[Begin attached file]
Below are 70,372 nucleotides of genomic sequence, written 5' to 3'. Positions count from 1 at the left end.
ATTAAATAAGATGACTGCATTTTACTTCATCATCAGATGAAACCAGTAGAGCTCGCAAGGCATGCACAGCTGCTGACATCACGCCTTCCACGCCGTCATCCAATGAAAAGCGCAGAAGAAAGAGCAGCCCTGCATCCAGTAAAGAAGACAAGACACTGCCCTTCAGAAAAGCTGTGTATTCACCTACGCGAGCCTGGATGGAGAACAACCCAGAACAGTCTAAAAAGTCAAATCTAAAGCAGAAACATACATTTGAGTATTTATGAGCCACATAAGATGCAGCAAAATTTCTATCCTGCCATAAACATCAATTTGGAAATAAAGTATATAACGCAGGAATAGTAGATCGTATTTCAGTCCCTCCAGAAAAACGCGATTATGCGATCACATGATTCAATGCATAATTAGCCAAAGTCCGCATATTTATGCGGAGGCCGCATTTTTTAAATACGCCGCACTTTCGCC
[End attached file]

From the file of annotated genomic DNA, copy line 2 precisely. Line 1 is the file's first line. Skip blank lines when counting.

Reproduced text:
ATTAAATAAGATGACTGCATTTTACTTCATCATCAGATGAAACCAGTAGAGCTCGCAAGGCATGCACAGCTGCTGACATCACGCCTTCCACGCCGTCATCCAATGAAAAGCGCAGAAGAAAGAGCAGCCCTGCATCCAGTAAAGAAGACAAGACACTGCCCTTCAGAAAAGCTGTGTATTCACCTACGCGAGCCTGGATGGAGAACAACCCAGAACAGTCTAAAAAGTCAAATCTAAAGCAGAAACATACATTTGAGTATTTATGAGCCACATAAGATGCAGCAAAATTTCTATCCTGCCATAAACATCAATTTGGAAATAAAGTATATAACGCAGGAATAGTAGATCGTATTTCAGTCCCTCCAGAAAAACGCGATTATGCGATCACATGATTCAATGCATAATTAGCCAAAGTCCGCATATTTATGCGGAGGCCGCATTTTTTAAATACGCCGCACTTTCGCC